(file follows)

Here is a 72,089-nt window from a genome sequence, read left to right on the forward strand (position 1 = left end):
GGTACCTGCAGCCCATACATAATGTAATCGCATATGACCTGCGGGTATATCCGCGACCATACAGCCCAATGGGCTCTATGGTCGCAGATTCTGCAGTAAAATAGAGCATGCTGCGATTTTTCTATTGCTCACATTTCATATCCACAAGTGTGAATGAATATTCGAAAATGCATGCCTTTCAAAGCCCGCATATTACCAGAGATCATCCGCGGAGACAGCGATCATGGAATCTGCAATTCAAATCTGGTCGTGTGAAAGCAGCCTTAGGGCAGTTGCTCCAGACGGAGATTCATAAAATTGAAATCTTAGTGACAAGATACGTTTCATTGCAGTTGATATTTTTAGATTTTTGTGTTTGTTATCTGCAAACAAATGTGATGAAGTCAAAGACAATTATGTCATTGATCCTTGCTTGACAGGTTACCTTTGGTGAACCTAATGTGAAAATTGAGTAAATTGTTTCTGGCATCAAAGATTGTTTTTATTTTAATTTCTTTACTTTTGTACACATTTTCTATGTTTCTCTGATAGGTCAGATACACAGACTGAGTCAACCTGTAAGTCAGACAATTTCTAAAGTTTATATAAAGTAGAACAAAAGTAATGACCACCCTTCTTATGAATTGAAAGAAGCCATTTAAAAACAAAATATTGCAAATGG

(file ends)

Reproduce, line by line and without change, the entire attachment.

Here is a 72,089-nt window from a genome sequence, read left to right on the forward strand (position 1 = left end):
GGTACCTGCAGCCCATACATAATGTAATCGCATATGACCTGCGGGTATATCCGCGACCATACAGCCCAATGGGCTCTATGGTCGCAGATTCTGCAGTAAAATAGAGCATGCTGCGATTTTTCTATTGCTCACATTTCATATCCACAAGTGTGAATGAATATTCGAAAATGCATGCCTTTCAAAGCCCGCATATTACCAGAGATCATCCGCGGAGACAGCGATCATGGAATCTGCAATTCAAATCTGGTCGTGTGAAAGCAGCCTTAGGGCAGTTGCTCCAGACGGAGATTCATAAAATTGAAATCTTAGTGACAAGATACGTTTCATTGCAGTTGATATTTTTAGATTTTTGTGTTTGTTATCTGCAAACAAATGTGATGAAGTCAAAGACAATTATGTCATTGATCCTTGCTTGACAGGTTACCTTTGGTGAACCTAATGTGAAAATTGAGTAAATTGTTTCTGGCATCAAAGATTGTTTTTATTTTAATTTCTTTACTTTTGTACACATTTTCTATGTTTCTCTGATAGGTCAGATACACAGACTGAGTCAACCTGTAAGTCAGACAATTTCTAAAGTTTATATAAAGTAGAACAAAAGTAATGACCACCCTTCTTATGAATTGAAAGAAGCCATTTAAAAACAAAATATTGCAAATGG